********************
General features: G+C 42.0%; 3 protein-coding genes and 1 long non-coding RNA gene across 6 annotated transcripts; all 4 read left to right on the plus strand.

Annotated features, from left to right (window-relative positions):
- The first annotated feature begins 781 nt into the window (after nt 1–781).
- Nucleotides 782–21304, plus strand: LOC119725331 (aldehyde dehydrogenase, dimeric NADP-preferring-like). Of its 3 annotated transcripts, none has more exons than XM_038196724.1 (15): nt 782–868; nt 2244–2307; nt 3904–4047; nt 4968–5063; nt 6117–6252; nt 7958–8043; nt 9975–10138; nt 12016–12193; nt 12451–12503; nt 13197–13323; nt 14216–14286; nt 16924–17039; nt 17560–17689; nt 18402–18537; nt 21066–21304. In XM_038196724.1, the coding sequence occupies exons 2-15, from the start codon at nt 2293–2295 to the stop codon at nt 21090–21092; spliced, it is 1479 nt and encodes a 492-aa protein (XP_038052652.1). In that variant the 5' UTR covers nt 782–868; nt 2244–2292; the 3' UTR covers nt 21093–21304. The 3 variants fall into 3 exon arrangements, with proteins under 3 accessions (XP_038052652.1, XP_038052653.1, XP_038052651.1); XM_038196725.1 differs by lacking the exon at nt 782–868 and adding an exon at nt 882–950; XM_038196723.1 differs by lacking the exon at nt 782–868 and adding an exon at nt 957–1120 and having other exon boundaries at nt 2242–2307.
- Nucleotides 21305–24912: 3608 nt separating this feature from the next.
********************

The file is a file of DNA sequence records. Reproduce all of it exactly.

General features: G+C 42.0%; 3 protein-coding genes and 1 long non-coding RNA gene across 6 annotated transcripts; all 4 read left to right on the plus strand.

Annotated features, from left to right (window-relative positions):
- The first annotated feature begins 781 nt into the window (after nt 1–781).
- Nucleotides 782–21304, plus strand: LOC119725331 (aldehyde dehydrogenase, dimeric NADP-preferring-like). Of its 3 annotated transcripts, none has more exons than XM_038196724.1 (15): nt 782–868; nt 2244–2307; nt 3904–4047; nt 4968–5063; nt 6117–6252; nt 7958–8043; nt 9975–10138; nt 12016–12193; nt 12451–12503; nt 13197–13323; nt 14216–14286; nt 16924–17039; nt 17560–17689; nt 18402–18537; nt 21066–21304. In XM_038196724.1, the coding sequence occupies exons 2-15, from the start codon at nt 2293–2295 to the stop codon at nt 21090–21092; spliced, it is 1479 nt and encodes a 492-aa protein (XP_038052652.1). In that variant the 5' UTR covers nt 782–868; nt 2244–2292; the 3' UTR covers nt 21093–21304. The 3 variants fall into 3 exon arrangements, with proteins under 3 accessions (XP_038052652.1, XP_038052653.1, XP_038052651.1); XM_038196725.1 differs by lacking the exon at nt 782–868 and adding an exon at nt 882–950; XM_038196723.1 differs by lacking the exon at nt 782–868 and adding an exon at nt 957–1120 and having other exon boundaries at nt 2242–2307.
- Nucleotides 21305–24912: 3608 nt separating this feature from the next.